ruthless compassion (aroraborealis) wrote,
ruthless compassion

Puerto Rico in review

So, my time in Puerto Rico was, for the most part, good. The conference went well, all in all, and when it was done, I was very glad to get out of the "resort" hotel.

As you may recall, I decided to splurge and get the hotel right on the beach, which was so vastly the right move that now, with the clarity of hindsight, I can't believe I even considered doing otherwise. Here's the view from my window:

You'll note the proximity of the beach and waves, as well as the queer pride american flags and the fact that it's windy. (All pictures taken with my nifty new phone, which I'm still figuring out, so they're so-so, really.)

Again with the view:

And here's the view from the toilet:

The hotel was very much a gay male hotel, which meant two things: First, the bar was not a good place for me to hang out and meet people (though it was great for sitting in the afternoon for a cocktail), and second, no skeevy guys trying to pick me up in the hallway! In fact, I'm going to have to remember the gay hotel tactic in the future, because, truly, the gay hotel is the natural habitat of the single woman traveler in Caribbean and/or Latin America.

Because the hotel was right on the water, I did a lot of swimming. Well, okay, it was mostly wading and playing in the waves, because the breakers were big enough that most of the time, I didn't want to venture through them. It was fun when I did get past them, but I was pretty happy just splashing on the shore, too. I just love being in living water.

We also ventured into Old San Juan, which I greatly enjoyed. I walked a lot, including to a park where a woman sells bags of food for pigeons. Imagine the excitement of 500,000 pigeons with a ready food supply. (It may not actually have been a full 500,000 pigeons, as I lost count somewhere past 50.) Fortunately, the little girl who was, literally, covered in pigeons (sadly, no photo of this) was having fun. She had a pigeon on her head, a full set running from shoulders to wrists, and probably 6 or 7 clinging to her shirt. Others fluttered around her trying to get in the bag. It was a riot.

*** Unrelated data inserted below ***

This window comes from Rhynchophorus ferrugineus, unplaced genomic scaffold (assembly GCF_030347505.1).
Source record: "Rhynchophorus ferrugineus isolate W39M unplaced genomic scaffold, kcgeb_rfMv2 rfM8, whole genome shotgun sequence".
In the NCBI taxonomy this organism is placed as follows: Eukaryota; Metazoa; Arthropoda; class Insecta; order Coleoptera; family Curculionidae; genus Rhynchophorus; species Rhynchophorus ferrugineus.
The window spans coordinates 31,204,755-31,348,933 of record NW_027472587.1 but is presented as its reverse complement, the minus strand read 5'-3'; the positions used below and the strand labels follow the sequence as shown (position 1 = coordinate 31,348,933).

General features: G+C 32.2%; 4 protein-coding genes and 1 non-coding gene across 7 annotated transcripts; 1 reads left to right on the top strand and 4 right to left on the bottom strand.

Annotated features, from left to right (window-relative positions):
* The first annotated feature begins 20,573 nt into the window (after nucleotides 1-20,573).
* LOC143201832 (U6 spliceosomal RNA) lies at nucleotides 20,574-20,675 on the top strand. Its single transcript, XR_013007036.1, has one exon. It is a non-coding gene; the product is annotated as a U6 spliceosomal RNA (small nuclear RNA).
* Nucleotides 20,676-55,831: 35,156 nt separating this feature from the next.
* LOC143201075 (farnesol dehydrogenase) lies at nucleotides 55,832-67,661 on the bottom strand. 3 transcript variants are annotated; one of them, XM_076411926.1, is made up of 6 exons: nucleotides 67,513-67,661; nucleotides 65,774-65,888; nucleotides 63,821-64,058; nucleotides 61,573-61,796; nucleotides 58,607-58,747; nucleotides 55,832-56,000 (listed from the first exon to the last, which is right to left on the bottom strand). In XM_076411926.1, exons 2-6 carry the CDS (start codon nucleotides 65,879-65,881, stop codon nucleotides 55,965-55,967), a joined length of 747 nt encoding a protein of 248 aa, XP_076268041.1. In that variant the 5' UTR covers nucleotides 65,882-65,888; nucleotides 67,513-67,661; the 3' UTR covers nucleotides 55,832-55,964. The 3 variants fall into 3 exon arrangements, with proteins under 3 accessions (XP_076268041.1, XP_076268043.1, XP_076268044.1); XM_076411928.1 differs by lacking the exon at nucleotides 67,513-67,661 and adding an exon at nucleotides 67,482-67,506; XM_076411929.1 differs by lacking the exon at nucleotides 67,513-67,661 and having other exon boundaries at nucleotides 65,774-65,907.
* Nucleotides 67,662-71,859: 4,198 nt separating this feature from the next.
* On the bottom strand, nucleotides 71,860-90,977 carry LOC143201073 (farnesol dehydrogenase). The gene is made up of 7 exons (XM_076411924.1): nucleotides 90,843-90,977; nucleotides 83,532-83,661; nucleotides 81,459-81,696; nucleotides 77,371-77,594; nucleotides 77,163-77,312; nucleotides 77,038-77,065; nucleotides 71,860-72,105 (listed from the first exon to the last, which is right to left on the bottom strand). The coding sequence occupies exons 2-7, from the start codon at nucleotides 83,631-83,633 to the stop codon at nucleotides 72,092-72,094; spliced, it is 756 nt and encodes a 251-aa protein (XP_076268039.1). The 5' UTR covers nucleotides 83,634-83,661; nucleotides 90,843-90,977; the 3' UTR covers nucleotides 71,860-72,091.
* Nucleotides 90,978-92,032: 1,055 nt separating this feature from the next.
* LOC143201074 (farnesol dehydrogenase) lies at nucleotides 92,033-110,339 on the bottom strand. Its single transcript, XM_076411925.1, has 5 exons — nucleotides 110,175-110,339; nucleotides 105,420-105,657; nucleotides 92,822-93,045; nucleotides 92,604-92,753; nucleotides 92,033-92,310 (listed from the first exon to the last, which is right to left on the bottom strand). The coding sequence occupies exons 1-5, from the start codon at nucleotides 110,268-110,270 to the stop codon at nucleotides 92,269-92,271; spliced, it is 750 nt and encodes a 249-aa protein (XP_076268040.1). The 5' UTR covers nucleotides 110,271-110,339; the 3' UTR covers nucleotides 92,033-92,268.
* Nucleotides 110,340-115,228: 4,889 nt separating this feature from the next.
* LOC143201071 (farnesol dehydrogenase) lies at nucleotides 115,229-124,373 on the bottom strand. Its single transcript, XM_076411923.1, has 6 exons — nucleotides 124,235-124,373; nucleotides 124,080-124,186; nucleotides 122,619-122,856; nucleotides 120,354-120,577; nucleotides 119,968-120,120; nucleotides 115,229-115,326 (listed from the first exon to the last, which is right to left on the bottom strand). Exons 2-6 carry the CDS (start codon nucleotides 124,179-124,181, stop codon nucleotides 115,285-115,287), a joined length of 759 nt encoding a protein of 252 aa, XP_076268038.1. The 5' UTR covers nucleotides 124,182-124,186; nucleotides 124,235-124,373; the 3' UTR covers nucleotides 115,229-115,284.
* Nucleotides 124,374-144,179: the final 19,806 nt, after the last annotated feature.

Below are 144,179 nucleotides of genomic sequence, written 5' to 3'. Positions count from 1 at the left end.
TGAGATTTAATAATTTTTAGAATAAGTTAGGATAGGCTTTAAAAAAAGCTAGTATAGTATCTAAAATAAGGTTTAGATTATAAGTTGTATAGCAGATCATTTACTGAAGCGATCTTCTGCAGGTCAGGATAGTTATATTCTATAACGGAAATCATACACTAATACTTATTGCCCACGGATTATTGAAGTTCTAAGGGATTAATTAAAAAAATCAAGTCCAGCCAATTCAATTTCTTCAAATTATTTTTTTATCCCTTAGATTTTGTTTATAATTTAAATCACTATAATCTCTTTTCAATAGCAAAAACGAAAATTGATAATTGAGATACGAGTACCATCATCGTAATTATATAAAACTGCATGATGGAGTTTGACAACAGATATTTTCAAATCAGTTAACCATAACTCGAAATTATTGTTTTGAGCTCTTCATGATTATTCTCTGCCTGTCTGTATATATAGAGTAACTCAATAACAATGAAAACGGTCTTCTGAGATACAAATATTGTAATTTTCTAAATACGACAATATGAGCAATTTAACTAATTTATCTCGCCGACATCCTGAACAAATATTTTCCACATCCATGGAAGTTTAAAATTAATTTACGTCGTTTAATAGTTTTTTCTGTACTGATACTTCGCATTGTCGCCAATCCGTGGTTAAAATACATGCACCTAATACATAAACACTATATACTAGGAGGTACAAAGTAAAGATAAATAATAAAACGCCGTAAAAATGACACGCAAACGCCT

There were other interesting sights, but you can read about them in a travel book or something. I want to talk about the cats. Now, most of the places I've traveled, there are a lot of mangy dogs hanging around. Sometimes the dogs aren't so mangy, but they're rarely attractive. In San Juan, rather than dogs, they have cats. The cats own San Juan. It was amazing. Here is a cat in what I think of as a classic dog-in-the-street pose:

These cats are just taking a break from owning the sidewalk:

And this cat has decided that it likes having a car:

While I was walking down a street, there was a woman walking a small dog in the opposite direction. As they passed a corner, the dog yipped and leaped backward, making me worry what I was going to see when I turned the corner. Naturally, it was a cat. So far as I can tell, the cat was just sitting there, minding its own business, not hissing or puffing itself up or anything. Nevertheless, the dog was clearly spooked. This interaction told me a lot about the state of four-legged affairs in Old San Juan.

The food was great, the piraguas (snow cones) were fantastic, and it turns out I actually like rum, if it's dark and interesting enough. I've never had such good piña coladas, and, of course, the mojitos were nothing to sniff at.

What I found most difficult about being in San Juan was the language barrier. No, not the Spanish thing, which was actually fine, but the fact that I didn't know what language to use. If someone else started the conversation, we'd just run with the language they started with (usually English), which was fine. But if I was starting the conversation, my inclination was to start in Spanish, even though it's my weaker language. But based on some of the reactions I got, plus a comment in my guidebook, I was afraid that starting in Spanish was offensive, implying that they didn't know English (which most people did). Of course, starting in English seemed presumptuous that they DID know English, and if they didn't, was I being rude assuming they did? And if they knew both, and I started in Spanish, did I then look stupid if I fumbled around for a word?

Obviously, I overthink things. Nevertheless, this was a big hangup for me and probably stopped me from being as chatty as I might otherwise have been, in either language.

On the bright side, I actually did understand Puerto Rican Spanish at least some of the time, which was a personal coup.

Next time I go, I'll have to get out of San Juan -- I don't really think I can say I've been to Puerto Rico so much as that I've been to San Juan. Which is a fine start, but no more than that.

No doubt my minimal tan will be gone by the time any of you see me, but for now, I'm enjoying it :)

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